Health and Human Services Secretary Alex Azar is one of the trustees overseeing Medicare. (Melina Mara/The Washington Post)

The financial future of the part of Medicare that pays older Americans’ hospital bills has deteriorated significantly, according to an annual government report that forecasts that the trust fund will be depleted by 2026 — three years sooner than expected a year ago.

The report, issued Tuesday by a quartet of Trump administration officials who are trustees for Medicare and Social Security, reveals that policy changes ushered in by the president and the Republican Congress are weakening the financial underpinnings of the already fragile insurance program.

According to the report, less money will be flowing into the hospital-care trust fund in part because the tax law passed this year will cause the government to collect less in income taxes. In addition, lower wages last year will translate into lower payroll taxes.

As revenue slips, hospital expenses will increase, the report says. A senior government official who briefed reporters on it said that part of that increase is because the tax law will, starting next year, end enforcement of the Affordable Care Act’s requirement that most Americans carry health insurance. As a result, hospitals are predicted to have more uninsured patients, in turn requiring the Medicare program to pay more for such uncompensated care.

Unlike in previous years going back decades, none of the trustees — three Cabinet members and the acting Social Security commissioner — attended the report’s release at the Treasury Department.

However, Treasury Secretary Steven Mnuchin issued a statement putting a positive spin on the administration’s economic agenda, saying that tax cuts, regulatory changes and altered trade policies “will generate the long-term growth needed to help secure these programs and lead them to a more stable path.”

Seema Verma, administrator of the Centers for Medicare and Medicaid Services, called on Congress to embrace Medicare proposals in President Trump’s budget, saying that they “would strengthen the integrity of the Medicare program.” Along with strategies to try to slow spending on prescription drugs, one proposal would shift responsibility for uncompensated care payments from the Medicare program to the Treasury.

The annual reckoning of the stability of the nation’s two largest entitlement programs amplifies earlier warnings that both are unsustainable over time. It also urges Congress to revise the programs to ward off the shortfalls soon to “minimize adverse impacts” on the tens of millions of elderly and other vulnerable people who rely on the government help.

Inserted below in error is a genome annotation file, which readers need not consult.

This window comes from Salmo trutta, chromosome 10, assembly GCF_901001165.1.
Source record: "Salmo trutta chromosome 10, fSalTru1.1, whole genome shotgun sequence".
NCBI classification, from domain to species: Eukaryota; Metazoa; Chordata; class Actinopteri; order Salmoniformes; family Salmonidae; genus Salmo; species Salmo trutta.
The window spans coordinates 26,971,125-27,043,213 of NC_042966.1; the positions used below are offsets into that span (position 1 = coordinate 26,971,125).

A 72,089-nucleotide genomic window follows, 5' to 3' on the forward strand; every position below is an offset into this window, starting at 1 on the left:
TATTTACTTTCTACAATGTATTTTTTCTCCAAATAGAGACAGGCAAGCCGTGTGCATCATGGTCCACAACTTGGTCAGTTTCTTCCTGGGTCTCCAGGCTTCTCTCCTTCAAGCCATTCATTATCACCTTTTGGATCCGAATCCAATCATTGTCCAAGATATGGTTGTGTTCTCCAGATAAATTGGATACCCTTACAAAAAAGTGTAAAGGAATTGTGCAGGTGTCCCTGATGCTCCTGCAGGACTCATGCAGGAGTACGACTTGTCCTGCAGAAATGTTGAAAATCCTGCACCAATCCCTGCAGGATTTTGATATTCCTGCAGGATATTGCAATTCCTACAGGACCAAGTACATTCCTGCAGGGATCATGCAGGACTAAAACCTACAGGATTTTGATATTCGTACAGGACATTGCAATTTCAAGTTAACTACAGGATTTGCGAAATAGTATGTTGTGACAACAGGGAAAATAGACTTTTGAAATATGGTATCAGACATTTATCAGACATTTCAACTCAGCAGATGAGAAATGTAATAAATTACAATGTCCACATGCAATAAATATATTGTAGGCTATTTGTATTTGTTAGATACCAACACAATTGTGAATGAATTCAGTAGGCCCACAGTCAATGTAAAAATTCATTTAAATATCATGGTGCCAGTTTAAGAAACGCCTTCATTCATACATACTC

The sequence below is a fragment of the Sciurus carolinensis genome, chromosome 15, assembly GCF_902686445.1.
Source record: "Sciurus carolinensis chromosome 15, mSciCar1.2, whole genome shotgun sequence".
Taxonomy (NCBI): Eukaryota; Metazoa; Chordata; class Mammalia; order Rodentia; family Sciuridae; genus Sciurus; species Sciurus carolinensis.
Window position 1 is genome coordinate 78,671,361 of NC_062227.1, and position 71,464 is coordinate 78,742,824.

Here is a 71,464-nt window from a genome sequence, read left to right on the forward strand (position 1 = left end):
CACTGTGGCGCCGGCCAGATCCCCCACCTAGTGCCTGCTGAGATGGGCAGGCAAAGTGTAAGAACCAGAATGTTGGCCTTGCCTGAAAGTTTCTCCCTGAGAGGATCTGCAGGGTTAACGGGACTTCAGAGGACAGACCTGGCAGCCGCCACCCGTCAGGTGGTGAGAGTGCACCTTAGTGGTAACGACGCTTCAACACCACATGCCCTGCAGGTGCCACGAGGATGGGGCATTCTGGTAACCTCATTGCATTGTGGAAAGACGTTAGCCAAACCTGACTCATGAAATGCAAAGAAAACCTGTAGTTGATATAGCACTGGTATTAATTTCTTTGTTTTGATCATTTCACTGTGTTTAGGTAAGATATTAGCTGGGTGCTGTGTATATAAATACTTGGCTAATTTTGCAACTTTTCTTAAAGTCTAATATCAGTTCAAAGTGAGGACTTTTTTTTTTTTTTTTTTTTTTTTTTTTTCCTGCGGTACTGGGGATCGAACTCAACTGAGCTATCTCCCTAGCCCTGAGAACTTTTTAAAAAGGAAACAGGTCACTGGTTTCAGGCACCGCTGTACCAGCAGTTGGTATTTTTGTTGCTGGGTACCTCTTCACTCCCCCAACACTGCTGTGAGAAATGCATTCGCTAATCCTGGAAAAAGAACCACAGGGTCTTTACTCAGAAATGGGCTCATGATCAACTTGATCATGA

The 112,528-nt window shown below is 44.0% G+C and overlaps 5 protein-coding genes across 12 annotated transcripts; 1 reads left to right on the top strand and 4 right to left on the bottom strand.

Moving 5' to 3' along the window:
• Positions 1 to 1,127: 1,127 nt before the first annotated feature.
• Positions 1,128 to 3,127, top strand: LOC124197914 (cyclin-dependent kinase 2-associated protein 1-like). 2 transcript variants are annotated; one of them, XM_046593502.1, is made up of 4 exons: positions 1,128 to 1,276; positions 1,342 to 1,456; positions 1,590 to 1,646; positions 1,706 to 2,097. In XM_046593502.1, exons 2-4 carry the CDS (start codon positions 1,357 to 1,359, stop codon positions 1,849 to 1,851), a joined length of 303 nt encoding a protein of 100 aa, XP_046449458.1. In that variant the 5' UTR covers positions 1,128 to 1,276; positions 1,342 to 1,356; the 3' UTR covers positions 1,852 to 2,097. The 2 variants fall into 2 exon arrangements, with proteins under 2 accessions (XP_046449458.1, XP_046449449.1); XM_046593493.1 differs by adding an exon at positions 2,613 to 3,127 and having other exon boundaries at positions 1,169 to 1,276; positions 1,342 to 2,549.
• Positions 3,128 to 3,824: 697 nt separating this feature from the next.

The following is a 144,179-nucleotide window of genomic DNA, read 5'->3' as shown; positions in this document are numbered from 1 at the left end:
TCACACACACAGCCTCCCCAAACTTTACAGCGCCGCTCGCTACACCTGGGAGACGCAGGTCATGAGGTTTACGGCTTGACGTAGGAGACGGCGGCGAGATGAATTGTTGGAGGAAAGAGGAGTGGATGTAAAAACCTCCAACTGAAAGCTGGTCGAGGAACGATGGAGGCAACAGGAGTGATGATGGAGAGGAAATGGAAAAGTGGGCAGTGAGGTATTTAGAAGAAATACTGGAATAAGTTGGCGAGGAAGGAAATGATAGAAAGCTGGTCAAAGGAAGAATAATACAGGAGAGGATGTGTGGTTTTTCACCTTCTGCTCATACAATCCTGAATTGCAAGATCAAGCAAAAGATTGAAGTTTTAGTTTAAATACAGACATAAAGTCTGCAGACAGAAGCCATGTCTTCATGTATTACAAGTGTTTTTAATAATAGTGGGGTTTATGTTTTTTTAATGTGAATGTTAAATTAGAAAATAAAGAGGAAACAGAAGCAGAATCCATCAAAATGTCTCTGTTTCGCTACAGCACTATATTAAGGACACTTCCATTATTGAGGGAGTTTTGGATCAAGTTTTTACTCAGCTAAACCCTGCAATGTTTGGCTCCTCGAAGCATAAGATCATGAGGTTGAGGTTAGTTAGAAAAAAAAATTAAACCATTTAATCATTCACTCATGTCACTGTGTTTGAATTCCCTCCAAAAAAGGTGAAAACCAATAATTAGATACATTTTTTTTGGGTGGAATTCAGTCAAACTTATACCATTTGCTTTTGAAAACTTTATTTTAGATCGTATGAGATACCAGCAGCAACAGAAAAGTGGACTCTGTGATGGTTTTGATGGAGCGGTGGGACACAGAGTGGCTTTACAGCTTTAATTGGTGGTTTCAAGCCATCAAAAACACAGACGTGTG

The new report’s forecast for Social Security is comparatively undramatic. It says that the trust funds that pay benefits to retirees, workers’ survivors and people with disabilities can, taken together, be expected to remain solvent until 2034, unchanged from a year ago.

Both programs have long been under pressure because of demographics. The aging of the large baby-boom generation is making up an increasing share of the nation’s population, with proportionally fewer working-age Americans chipping in payroll taxes.

Despite officials’ contention that Trump’s policies would heal the programs’ finances, the trustees’ report says: “Lawmakers should address these financial challenges as soon as possible.” The trustees typically also include two members of the public, but the administration has not filled those positions.

From administration to administration, the trustees’ report has for many years been a cautionary note about the financial fragility of the two main programs designed to buffer Americans from poverty in their older years. For more than two decades, presidents of both political parties and Congress have sporadically assembled high-level commissions to explore ways to prolong the solvency of one or both programs. None has led to major changes.

The Trump administration has not placed much focus on the programs’ future. The main change since Trump was elected in 2016 has been Congress’s action in February to repeal an unpopular aspect of the Affordable Care Act that was intended to have constrained Medicare spending if it rose too high.

The Independent Payment Advisory Board, known as IPAB, was to have been a committee of outside experts with power to slow Medicare’s spending if it reached a certain threshold.The board’s members were never appointed, and spending levels, as measured by the annual trustees’ reports, never reached the critical level.

From before the ACA was passed in 2010, Republican critics erroneously tarred IPAB, which Democrats held out as one of the few teeth in the law to slow health-care expenditures, as a “death panel” that would deny care to the elderly.

In the early years after the ACA was enacted, Obama-era trustees’ reports said the law was helping to hold down health-care spending. The report issued Tuesday says that the law had “introduced large policy changes and additional projection uncertainty.”

In keeping with efforts by Health and Human Services Secretary Alex Azar — one of the trustees — to usher in new payment methods that reward qualify and cost efficiency, the report says that “if the health sector cannot transition to more efficient models of care delivery and achieve productivity increases, the availability and quality” of care available to older Americans on Medicare will fall.

Sen. Ron Wyden (Ore.), the top Democrat on the Senate Finance Committee, said in a statement, “This report should eliminate any doubt that Trump’s tax law yanked Medicare closer to insolvency.”

House Ways and Means Committee Chairman Kevin Brady (R-Tex.) said in a statement that ensuring the solvency of the two programs “is of the utmost importance. . . . The time is now to come together in a bipartisan manner to address these real challenges.”